The Early Days of a Better Nation

Saturday, November 06, 2010

The uncanny valley just became a gravity well

NASA is about to send up the first humanoid robot in space.

'Feel free to recall your favourite sci-fi robots,' says the BBC's science correspondent, Jonathan Amos.

Well, yes.

The rationale for specifically humanoid robots in space given in The Night Sessions - that they're ergonomically suited to the same tasks as humans, while being better suited (so to speak) to the conditions - is much the same as that given by NASA. I have to admit though that in the novel it was more a case of a solution looking for a problem: the society already had humanoid robots, and they turned out to be unwelcome almost everywhere, so they were desperately searching for a useful niche.

There are, of course, darker possibilities, which Charles Stross has had fun with.

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I've been following Amos's blog for a while now. It's quite interesting. I don't think Stross for the first to point out the darker uses we could potentially put humanoid robots too but I did enjoy that book.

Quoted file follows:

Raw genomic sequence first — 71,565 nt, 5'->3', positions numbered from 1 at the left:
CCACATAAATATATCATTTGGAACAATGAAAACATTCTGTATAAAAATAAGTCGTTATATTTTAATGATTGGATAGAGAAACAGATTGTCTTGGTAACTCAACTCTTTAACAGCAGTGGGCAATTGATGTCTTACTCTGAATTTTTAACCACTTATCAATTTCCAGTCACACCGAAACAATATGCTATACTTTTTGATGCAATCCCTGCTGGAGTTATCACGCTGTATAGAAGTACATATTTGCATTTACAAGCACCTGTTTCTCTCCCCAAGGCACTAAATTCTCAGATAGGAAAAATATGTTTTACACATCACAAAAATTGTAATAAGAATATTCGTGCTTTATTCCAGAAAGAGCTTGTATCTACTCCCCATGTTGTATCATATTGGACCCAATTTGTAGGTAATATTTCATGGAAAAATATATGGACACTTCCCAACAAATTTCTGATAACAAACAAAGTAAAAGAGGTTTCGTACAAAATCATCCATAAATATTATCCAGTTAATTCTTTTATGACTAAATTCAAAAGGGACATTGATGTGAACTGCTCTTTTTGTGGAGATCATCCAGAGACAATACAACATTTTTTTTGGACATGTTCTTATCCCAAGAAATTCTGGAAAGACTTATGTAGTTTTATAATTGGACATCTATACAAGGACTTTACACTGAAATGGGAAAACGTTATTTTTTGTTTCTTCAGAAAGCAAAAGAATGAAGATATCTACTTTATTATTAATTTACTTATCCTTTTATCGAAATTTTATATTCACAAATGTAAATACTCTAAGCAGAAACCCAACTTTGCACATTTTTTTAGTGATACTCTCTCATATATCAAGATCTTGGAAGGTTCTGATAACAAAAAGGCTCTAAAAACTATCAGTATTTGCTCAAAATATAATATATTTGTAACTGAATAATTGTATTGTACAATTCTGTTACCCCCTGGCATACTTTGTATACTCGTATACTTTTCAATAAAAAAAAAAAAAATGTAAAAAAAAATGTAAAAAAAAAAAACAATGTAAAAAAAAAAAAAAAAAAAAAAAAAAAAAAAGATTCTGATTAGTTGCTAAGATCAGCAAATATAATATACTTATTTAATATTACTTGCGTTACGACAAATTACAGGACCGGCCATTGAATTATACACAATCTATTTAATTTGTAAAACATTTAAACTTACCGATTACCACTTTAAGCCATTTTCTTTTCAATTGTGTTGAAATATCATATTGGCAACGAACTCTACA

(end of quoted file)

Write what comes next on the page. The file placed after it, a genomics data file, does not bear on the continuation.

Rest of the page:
It seems to me that there's something lacking in the notion of putting robots, instead of humans, into space. If we don't go I think it says a lot about where we are and how we view ourselves. I know that there are risks, but I am also sure that the first ocean goers must have looked at crossing the Pacific or the Atlantic with the same appreciation of the risks.

At the moment it's robots as well, but I agree: we have to go there ourselves.

And the first ocean goers can't have had the same appreciation of the risks - they can have had no idea how wide the oceans were! But again I agree with your main point: we have to take risks. (By 'we' of course, I mean other people, braver than me. You wouldn't catch me going up in one of those things.)

Strikes me that there's another reason for building humaniform robots. There are loads of other possible shapes, of course, and they may well have advantages. But knowing what those advantages are, and how significant they are, is likely to be quite hard. The human form is in many ways the easiest decision to take.

The humanform is there to make it easy to work alongside humans. Most of ISS's interfaces that can't be operated from the ground - with the exception of the docking adatpers and robot arm grapple points - are designed to be operated by things with 5 fingers and some eyes about 18" away from them. So humanoid robots make sense. Take the humans right out of the equation, and you may as well make the whole spaceship look like Surveyor. So - there will only be humanoid robots around when there are humans around, I'll bet.

Chris Williams

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